Newspaper Archive of
Spirit of Jefferson Farmers Advocate
Charles Town, West Virginia
February 20, 2003     Spirit of Jefferson Farmers Advocate
PAGE 4     (4 of 16 available)        PREVIOUS     NEXT      Full Size Image
PAGE 4     (4 of 16 available)        PREVIOUS     NEXT      Full Size Image
February 20, 2003

Newspaper Archive of Spirit of Jefferson Farmers Advocate produced by SmallTownPapers, Inc.
Website © 2020. All content copyrighted. Copyright Information.     Terms Of Use.     Request Content Removal.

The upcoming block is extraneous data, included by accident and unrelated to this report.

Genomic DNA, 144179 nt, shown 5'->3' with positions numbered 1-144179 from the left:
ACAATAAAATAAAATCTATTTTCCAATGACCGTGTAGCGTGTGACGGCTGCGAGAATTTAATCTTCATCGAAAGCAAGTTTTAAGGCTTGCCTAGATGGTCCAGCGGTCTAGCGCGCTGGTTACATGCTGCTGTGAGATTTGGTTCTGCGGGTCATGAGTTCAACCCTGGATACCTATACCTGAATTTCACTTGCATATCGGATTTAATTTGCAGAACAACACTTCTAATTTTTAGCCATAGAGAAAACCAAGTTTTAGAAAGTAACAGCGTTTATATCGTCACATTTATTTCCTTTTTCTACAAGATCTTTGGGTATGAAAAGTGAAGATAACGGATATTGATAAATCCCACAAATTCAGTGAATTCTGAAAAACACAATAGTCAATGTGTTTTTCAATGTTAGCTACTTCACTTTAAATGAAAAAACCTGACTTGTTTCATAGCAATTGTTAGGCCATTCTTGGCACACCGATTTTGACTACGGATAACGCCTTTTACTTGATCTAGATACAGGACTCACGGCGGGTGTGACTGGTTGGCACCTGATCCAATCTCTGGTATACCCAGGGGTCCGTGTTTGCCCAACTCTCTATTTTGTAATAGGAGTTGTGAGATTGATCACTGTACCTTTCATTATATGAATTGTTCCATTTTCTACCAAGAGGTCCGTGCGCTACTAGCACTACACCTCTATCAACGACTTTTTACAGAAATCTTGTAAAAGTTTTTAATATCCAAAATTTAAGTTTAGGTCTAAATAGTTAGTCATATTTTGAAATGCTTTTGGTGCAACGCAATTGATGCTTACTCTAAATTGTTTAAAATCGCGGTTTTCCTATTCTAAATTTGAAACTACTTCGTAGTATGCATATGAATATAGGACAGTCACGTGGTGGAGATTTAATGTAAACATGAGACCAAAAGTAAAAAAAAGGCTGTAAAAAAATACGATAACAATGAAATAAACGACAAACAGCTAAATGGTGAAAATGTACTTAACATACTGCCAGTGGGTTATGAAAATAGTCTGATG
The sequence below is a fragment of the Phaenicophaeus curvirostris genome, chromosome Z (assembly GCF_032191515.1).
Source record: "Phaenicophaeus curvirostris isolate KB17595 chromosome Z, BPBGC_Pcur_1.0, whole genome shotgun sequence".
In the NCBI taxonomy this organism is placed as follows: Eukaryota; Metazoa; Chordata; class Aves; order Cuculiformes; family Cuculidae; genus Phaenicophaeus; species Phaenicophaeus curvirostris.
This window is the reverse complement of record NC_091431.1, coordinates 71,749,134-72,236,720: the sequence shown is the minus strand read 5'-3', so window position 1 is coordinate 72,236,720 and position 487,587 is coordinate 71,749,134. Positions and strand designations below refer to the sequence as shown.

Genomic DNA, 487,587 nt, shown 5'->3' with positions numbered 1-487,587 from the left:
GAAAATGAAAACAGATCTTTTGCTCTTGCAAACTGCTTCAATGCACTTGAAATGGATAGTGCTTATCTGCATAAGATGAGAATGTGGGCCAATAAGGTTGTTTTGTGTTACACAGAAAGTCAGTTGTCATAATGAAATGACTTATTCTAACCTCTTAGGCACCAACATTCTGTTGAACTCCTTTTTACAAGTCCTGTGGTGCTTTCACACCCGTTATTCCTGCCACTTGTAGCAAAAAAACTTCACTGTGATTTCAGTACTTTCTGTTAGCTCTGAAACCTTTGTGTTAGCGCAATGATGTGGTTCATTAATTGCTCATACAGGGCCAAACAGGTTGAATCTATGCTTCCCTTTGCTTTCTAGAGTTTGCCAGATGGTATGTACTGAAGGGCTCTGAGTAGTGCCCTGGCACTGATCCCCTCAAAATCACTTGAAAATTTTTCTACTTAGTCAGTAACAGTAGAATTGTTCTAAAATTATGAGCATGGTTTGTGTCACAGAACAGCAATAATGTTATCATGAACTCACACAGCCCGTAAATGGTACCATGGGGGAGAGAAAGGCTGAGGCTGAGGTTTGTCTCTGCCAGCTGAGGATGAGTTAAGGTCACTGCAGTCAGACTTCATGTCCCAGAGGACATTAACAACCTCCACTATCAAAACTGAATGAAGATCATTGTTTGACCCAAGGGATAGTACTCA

4 Down Memory Lane It was June, 1955 and members of the Jefferson County Civil Defense organization met at the courthouse during a mock atomic attack .nat was carrietd out in Washington. The assembly was called in case the county would be tasked to have a part in the Washington mock attack. During the meet- ing, the heads of the various parts of the civilian defense force planned to reorganize and revitalize the organization. Shown in the photo are the divisional defense leaders for the county. Front row, from left, Mrs. James M. Mason, III, liaison from the local Red Cross program; Mrs. Dan Yowell, chairman of the Letters to the Editor ASBURY UNITED METHODIST CHURCH - Located on West High and North Church streets, this present congregation be- came its owners when the congregation of Trinity Episcopal CONCERNED ABOUT CHURCH Concerning the Asbury United Methodist Church on the comer of West High and North Church Streets in Shepherdstown, heart breaks every time I drive or walk past. This beautiful small stone church, in the town's ~ district, has been falling apart, due to neglect by its owners for many years. In 1978, I did a pen and ink drawing of it for the Jefferson Se- curity Bank annual calendar, and it looked abandoned then. As I understand it, a few years ago a committee was formed, comprised of the owners and members of the Shepherd- stown community, to find a mu- tually agreeable solution to saving the church for some form of private or public use. How- ever, it is all. too apparent that the group has failed to commu- nicate, as nothing seems to be happening to save the building from further deterioration. According to the local his- tory book, See Shepherdstown, 1986 edition, page 45, "the nave of the building as it still stands is essentially that of the 1769 Mecklenburg Chapel, and thus one of the oldest standing church buildings-west of the Blue Ridge Mountains...In 1867, the building itself was sold by Trinity vestry to 'the colored Methodist Episcopal Church of Shepherdstown.' Not until 1976 was the land under the church deeded to the Asbury Methodist Church," the current owner. This church is in a prominent, highly visible and much traveled- by intersection m a neighborhood, one block from the town's main thoroughfare, German Street. It behooves all of us to make the ef- fort to work together to save this old church/building. I have only heard bits and pieces from a few committee members as to why the discus- sions collapsed. Perhaps it is time for a public meeting so that we can all understand what the problems are and try to resolve them. This building is too important just to let it fall down. Perhaps Historic Shepherdstown and the Town should set up a public meeting to get a discussion started. Diana Suttenfield Concerned Citizen Shepherdstown P.A.S.S.PROGRAM CONTINUES ITS GROWTH, SERVICE Dear Editor: I would like for you and oth- ers to know that the Jefferson County Schools' P.A.S.S. PRO- GRAM continues to grow and benefit our students. The mentorship program links com- munity volunteers with stu- dents who are in need of sup- pert for a wide variety of rea- sons. Once a week the volun- teers meet with students for approximately 30 minutes in a one-to-one school-based set- ting. Mentors provide academic and self-esteem support through an assortment of ac- tivities which might include: spelling word review, a "good" game of UNO, preparing a So- cial Studies/Science Fair project, sharing a special lunch, outside]inside play, or just a long talk. In our orientation sessions we challenge our volunteers "to share the very BEST of who they are with our students" and the results are wonderfully amazing! The relationships the mentors develop with our chil- dren will have infinite value as the students matriculate through school and be positive memories in their adult lives. We want to recognize all of our P.A.S.S. mentors who so gener- ously donate their time and en- ergy to our students. Of special note are our dedicated indi- vidual school coordinators and the special assistance we re- ceive from Pam Dugan, .AmeriCorps Promise Fellow. If anyone is interested in volunteering, please contact your neighborhood school. Sincerely, Lisa Carper, LSW, CCAC School Social Worker COMMENTS ON NEW COUNTY PLAN (EDITOR'S NOTE: The fol- lowing letter was Sent to the editor of this newspaper, as well as the Jefferson County SPIRIT OF JEFFERSON Farmer's ADVOCATE - Thursday, February 20, 2003 Civilian War Aid Service; S.H. Stone, director of Civilian De- fense; Charles Town Police Chief Ephraim Day, who headed the volunteer police operations; and Sheriff Shirley Hunt, chair of the volunteer firemen's corps for the county. Back row, from left, Joseph Christian, chairman of the administration phase of the program; Dean Nichols, who directs the legal, training, and publicity phases of the program; Harry Wilt, head of the rescue program; Charles R Reininger, head of industrial plant protec- tion and air raid setup; and Joseph Warrenfeltz, head of com- munications, transportation, and engineering. moved to their new church in 1857. (Drawing by Diana CAPITOL SCENE By Delegate Dale Manuel On Monday an important safety bill will be before the House for a final vote. The leg- islation contains two crucial is- sues - the lowering of the blood alcohol level for DUI enforce- ment to .08 and primary seatbelt enforcement. The National Highway Safety Administration esti- mates that primary enforce- ment could prevent 53 deaths per year and reduce injuries by 3,839 per year. Further, they project an estimated increase of 15 percent in seatbelt usage and a possible savings to the state of $245 million in medical costs and lost time for busi- nesses. The bill does not require law enforcement to notify insur- ance companies of primary seatbelt arrests and the offense carries only a $25 fine. There are no court costs and no points on your driver's license for a seatbelt arrest. On another safety issue, the ATV conference committee had not been appointed as of Fri- day. Hopefully, the committee will be appointed Monday and their efforts will bring mean- Hospice Volunteers Needed Volunteers play an ex- tremely important role at Hos- pice of the Panhandle. They provide assistance in every facet of the program, sharing time, expertise, knowledge, and love; impacting the quality of care as well as the operation of the organization. There are three ways to vol- unteer with Hospice. Patient and Family Support Volun. teers are matched with a hos- pice patient and family to pro- vide a variety of supportive ser- vices including friendly visit- ing, respite care for primary care givers, errand running, meal preparation, and other comfort issues. Bereavement Volunteere are specially trained to listen to and support people who are grieving through regular tele- phone contacts. Volunteers may make their calls from their homes but are encour- aged to attend a monthly meet- ing with the Hospice Bereave- ment Coordinator for supervi- sion and guidance. VOLUME ingful ATV safety our state this I would like to eral facts that need for this le --ATV accidentS West Virginians in --One-fourth of were --More than those killed in were --15 percent were passengers. On a very week a national ranked West Vir best location Atlantic states - 10 nationwide overall costs Business zine, which has rate executiv, nine factors. pay and in assessing the business wide. This week I was some movement on | Moth issue. An to the DNR will be this year's These monies will be to spray cluding those in the~ dale area. If you wish to during the session, my office at at 343-4521 or training serles history and pice care and classes in the care and related topics, medical and legal ily dynamics, skills, final volunteerism, and ment. The Hospice handle Volunteer offered as a and at no charge require one to beco~ volunteer. Hospice will teer Trainings both will be held An March 11 day and Thursday through April 10, 7 t0,1 Daytime classes 12 and will be and Friday April 11, 9:30 a.m. information or~!, For call Pare Shanklin, "~ AI FIFTY An exhibition cal prints known birds dubon (1785-1851) Suttenfield) Commission and the Jefferson County Planning Commission.) I came to Jefferson County in 1962, and have since de- signed and surveyed subdivi- sions. I don't want to seem immodest, but I believe I learned a lot about community development before we ever had a planning commission. 1. The Plan clearly reflects much work on a complicated subject. The writer deserves to be complemented for this, but responsible authors identify themselves. After all, is this a serious plan proposing to for- mulate our future, or just a ransom note? 2. The present regulations are a disgraceful tangle. We need clear concise regulations and standards. (Thomas Jeffer- son would be disgusted to see the convoluted mess requiring bureaucratic high-priesthood interpretation controlling his County.) 3. In general sentiment the Plan seems one-sided in favor of the affluent. I hope I only missed the provision I didn't see for continuing subdivisions of affordable housing. The Plan appears unduly influenced by "no-growth" elitists. 4. Those who want to elimi- nate the LESA evaluation ob- ject to its predictability and fairness, seeking to replace project merit review with arbi- trary rigid zoning. 5. The intended prohibition of commercial development on the Route 340 corridor refutes that this has long been the main commercial entrance into the County. 6. Where is the intended growth district the Compre- hensive Plan talks about? The public have the right to know. 7. The proposed Comprehen- sive Plan is "looking to the past" a lot better than it is "moving to the future." Yes, George Washington "slept here: and so does everything else. Economically doomed to con- tinue poorer than the counties that surround us, because other than a minimal token concession to lightest industry, Jefferson County is threatened by the Comprehensive Plan to be forever nothing more than-a community of bedrooms and cemeteries., Sleep her while others prosper elsewhere. 8. Any "sniper" who r0u- tinely intervenes with the Planning Commission staff or meeting process to sabotage the prospects of submissions should in fairness be required to pre:register as a Project In- truder and in each instance pre-pay a Project Intru~on Fee. (A responsible meeting prohib- its TV cameras brought in to intimidate, and ejects fist- pounders, & hecklers who in- terrupt to object. Use police officer presence.) 9. Impact fees won~.b'uild schools. Exorbitant impact fees will admit the rich but will ex- clude everyone else. Are we to be a County, or just a Country Club? Berkeley County has prospered and has better schools without even consider- ing impact fees. School Board demands have confused need with greed, use "impact fee" Organizational Support Volunteers help with the op- eration of the Hospice program. Volunteer job opportunities in- clude assisting with mailings, data entry, hostessing, fund- raising, helping with health fairs, speakers bureau, and clerical work. Patient care and bereave- men.t volunteers are required to complete the Hospice Volun- teer Training. The 24-hour scare tactics. Development didn't cause the d_ef~ieffcies piled up by School Board slop- piness. 10. The rich "shall inherit the earth" when no one else will be able to afford the taxes. The expensive fad of pulling all property possible out of the tax base for government holdings, leaves a reduced base of proper- ties to each pay ever more. 11. Consider that modest-in- come people will be pushed out of Jeff. County when they can no longer afford to live here. Respectfully subn~tted, John Stroud Kusner Harpers Ferry view at thq Museum stown, Md., through April 27. tion will open March 2, with a tion. Joel Oppenhei$~,. dent of Oppenh~ of Chicago, Ill., en~ special licensing ~ with _the Field M~ ca~o to produ prints from their 4:1 I Birds of America,.iq without question O!~~ est Audubon folios i~ _, ,~ - - os ~pt P Experts harlots ~ ,,.. passed and it is uelr two sets to exist additional 13 originally "wrong" Havell, Jr. glishman who United States, discrepancies by the misplaced prin . For other museum call (301) THE BLIZZARD OF 1996 It was January 7 and 8, 1996 and the snow was extremely deep from zards ever to hit the area. This scene shows the Lions Center in Ranson and a virtually buried in the white stuff. A path had been cleared on the sidewalk, to go since stores and services were virtually paralyzed by the huge storm.